We as human animals have not extended love and concern for the other animals in our ecological communities as fully as we should. We are currently contributing to the sixth great extinction event in the history of our planets, and it is the only extinction event caused by one species – the human species. Also, just in the past fifty years, the earth has lost over two thirds of its wildlife. The earth I witnessed as a child, the earth I marveled at while watching Mutual of Omaha’s Wild Kingdom and while seeing the research of Jane Goodall on PBS, is not the same earth we live on today. We as human animals have not been good to the rest of our animal community.
I use the words “human animal” on purpose because sometimes we human animals have a tendency to want to forget that we are in fact animals and like other animals we are connected to and dependent on our ecological community for our lives and well-being. Like other animals we need good air to breathe, clean water to drink, and nourishing food that only can come from the ecological community of which we are all members. Like other animals, we can feel pain and pleasure, and like many other animals we have emotions. Within the animal community, we are more advanced in our ability for conscious self-reflection, language, and the ability to work together to manipulate our environment through tools and the development of technology, and we are capable of developing complex cultures, expressing ourselves artistically, and possessing moral agency and moral responsibility for our lives and actions. It is these complex functions, capabilities, experiences, and expressions that tend to make us feel that we are somehow greater than being just an animal, but perhaps instead of thinking these make us greater than being an animal, we ought to see them as our special gifts from and contribution to the animal community of which are a part.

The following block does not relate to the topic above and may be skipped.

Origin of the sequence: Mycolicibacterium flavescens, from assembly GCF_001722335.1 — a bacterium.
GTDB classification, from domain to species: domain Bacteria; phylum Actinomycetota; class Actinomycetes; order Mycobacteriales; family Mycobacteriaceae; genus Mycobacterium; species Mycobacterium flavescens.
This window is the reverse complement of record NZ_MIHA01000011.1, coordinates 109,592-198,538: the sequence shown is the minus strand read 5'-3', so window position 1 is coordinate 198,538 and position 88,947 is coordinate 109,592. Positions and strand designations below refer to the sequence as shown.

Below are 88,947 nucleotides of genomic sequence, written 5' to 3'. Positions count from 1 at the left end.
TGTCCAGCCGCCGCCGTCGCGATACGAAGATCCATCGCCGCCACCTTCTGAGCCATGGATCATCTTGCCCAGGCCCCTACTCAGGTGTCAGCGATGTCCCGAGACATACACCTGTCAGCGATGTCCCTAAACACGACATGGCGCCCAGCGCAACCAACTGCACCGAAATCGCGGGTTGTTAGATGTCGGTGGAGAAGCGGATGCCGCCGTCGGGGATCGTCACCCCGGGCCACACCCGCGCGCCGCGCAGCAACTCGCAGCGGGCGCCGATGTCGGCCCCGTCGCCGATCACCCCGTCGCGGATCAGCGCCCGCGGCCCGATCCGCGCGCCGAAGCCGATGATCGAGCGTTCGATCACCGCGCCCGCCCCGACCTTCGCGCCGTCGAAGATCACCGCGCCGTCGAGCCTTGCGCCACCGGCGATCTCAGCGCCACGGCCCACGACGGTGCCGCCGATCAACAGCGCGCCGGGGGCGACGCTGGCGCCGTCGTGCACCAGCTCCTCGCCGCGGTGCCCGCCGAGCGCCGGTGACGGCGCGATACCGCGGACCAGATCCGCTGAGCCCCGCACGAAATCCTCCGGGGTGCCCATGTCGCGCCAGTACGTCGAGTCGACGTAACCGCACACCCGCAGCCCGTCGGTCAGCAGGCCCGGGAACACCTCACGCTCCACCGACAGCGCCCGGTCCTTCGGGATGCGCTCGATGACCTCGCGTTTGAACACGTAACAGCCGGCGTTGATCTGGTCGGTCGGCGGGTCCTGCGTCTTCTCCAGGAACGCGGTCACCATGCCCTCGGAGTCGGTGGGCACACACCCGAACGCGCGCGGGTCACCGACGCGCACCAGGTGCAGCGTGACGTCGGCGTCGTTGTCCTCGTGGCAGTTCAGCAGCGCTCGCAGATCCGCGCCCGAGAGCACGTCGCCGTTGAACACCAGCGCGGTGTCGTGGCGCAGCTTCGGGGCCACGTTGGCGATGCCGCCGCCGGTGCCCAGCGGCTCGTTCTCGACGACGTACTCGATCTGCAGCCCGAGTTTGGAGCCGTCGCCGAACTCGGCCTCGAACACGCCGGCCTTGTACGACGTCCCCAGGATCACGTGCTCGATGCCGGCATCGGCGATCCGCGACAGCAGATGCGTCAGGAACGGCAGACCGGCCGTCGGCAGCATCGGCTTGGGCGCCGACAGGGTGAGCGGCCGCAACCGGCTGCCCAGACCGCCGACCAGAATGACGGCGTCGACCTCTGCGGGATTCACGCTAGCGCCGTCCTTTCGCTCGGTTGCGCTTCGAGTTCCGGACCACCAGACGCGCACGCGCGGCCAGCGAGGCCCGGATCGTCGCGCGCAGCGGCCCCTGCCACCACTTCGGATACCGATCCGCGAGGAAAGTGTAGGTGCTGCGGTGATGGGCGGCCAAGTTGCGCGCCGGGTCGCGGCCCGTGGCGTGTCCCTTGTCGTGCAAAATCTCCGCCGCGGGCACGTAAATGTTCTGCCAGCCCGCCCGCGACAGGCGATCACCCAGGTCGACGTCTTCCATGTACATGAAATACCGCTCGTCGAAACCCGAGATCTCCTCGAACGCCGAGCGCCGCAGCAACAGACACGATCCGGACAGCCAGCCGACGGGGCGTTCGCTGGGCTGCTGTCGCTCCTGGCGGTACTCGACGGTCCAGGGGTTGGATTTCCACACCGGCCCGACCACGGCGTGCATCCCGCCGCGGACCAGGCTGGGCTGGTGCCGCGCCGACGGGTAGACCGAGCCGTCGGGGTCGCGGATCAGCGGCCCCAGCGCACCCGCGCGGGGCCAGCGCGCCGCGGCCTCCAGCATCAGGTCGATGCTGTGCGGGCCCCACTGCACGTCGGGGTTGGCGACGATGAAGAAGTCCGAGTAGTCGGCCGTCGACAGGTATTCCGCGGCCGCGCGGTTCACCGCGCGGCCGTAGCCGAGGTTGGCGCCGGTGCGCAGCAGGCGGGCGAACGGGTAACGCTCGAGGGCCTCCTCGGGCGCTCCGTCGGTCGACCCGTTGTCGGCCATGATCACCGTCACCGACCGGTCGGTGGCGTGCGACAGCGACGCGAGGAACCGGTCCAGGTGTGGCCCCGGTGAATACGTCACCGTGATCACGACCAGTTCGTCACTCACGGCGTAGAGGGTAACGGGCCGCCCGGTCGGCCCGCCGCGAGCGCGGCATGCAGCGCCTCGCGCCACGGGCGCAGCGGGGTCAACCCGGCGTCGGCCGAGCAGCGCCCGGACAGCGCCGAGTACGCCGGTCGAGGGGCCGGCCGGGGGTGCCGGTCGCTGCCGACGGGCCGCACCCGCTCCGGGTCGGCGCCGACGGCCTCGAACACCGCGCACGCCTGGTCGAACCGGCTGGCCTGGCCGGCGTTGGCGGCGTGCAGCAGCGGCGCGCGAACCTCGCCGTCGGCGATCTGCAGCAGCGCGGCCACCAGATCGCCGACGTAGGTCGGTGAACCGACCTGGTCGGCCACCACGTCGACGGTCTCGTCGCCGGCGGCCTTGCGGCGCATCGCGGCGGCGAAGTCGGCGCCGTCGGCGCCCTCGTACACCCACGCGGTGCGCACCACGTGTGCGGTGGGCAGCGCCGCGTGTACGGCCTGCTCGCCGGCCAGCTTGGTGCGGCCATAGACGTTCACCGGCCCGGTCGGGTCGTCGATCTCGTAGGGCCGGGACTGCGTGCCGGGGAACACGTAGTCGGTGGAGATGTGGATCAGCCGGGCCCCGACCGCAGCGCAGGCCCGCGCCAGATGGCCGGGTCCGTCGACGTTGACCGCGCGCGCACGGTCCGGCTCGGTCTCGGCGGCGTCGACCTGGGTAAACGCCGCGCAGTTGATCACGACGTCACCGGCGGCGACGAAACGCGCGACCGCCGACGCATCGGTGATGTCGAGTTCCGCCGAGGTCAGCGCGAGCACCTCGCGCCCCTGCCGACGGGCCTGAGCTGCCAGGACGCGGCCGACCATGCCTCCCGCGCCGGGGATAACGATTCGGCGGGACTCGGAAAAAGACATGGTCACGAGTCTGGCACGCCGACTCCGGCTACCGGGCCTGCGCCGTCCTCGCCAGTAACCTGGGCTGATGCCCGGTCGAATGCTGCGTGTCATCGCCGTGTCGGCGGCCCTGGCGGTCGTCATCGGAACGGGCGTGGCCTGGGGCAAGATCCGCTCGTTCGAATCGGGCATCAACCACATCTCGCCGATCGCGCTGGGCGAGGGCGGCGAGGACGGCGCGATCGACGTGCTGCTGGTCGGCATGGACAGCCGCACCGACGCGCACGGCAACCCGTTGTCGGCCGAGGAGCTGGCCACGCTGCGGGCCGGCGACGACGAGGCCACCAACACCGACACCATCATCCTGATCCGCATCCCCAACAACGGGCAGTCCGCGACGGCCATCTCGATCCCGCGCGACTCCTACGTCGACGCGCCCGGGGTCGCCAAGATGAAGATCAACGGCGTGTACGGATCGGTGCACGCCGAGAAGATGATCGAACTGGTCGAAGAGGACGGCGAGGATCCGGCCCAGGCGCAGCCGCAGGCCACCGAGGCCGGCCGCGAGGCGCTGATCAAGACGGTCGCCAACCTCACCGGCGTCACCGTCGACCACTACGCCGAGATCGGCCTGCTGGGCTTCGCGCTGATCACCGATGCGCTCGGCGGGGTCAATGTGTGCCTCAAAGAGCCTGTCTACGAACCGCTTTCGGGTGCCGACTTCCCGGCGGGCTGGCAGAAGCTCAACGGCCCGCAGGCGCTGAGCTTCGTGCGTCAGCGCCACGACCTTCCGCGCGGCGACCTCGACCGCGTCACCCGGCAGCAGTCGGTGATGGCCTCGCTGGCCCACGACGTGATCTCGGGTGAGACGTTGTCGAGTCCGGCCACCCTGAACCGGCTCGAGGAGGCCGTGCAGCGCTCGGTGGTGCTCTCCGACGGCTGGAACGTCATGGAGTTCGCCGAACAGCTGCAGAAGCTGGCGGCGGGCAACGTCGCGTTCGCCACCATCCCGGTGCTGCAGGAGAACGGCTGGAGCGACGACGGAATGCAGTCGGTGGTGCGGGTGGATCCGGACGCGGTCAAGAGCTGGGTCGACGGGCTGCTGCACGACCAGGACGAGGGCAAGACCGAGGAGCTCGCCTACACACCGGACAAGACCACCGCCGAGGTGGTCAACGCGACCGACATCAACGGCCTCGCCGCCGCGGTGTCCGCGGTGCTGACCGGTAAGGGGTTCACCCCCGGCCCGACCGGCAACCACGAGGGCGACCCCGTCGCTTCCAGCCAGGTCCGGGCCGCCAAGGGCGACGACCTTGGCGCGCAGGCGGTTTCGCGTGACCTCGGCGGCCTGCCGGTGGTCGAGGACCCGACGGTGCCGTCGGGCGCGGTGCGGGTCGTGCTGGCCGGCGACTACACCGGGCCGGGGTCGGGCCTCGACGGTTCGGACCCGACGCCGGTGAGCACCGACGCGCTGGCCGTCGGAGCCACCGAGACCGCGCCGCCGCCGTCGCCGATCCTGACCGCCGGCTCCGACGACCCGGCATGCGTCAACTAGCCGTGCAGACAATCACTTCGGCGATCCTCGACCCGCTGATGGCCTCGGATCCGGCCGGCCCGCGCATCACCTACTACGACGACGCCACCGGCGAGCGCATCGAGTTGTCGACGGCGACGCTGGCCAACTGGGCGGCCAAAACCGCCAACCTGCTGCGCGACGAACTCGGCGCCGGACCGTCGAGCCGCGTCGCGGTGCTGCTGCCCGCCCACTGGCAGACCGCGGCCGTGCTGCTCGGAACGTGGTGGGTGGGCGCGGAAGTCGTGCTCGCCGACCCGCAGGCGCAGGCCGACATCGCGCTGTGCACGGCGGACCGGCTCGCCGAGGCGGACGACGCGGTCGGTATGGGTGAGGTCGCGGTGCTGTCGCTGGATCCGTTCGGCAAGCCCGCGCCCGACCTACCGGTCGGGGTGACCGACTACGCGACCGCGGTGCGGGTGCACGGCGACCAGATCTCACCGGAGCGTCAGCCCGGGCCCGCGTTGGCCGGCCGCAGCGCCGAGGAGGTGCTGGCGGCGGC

Embracing the fact that humans are animals in no way diminishes our value. Rather it helps us see that our value and well-being is deeply connected to the other members of our animal community and the larger ecological community. Rather than seeing our consciousness as something that gives us a right to rule over other animals, let us see our consciousness as a gift from our ecological community, a gift that comes with the responsibility to care for all life.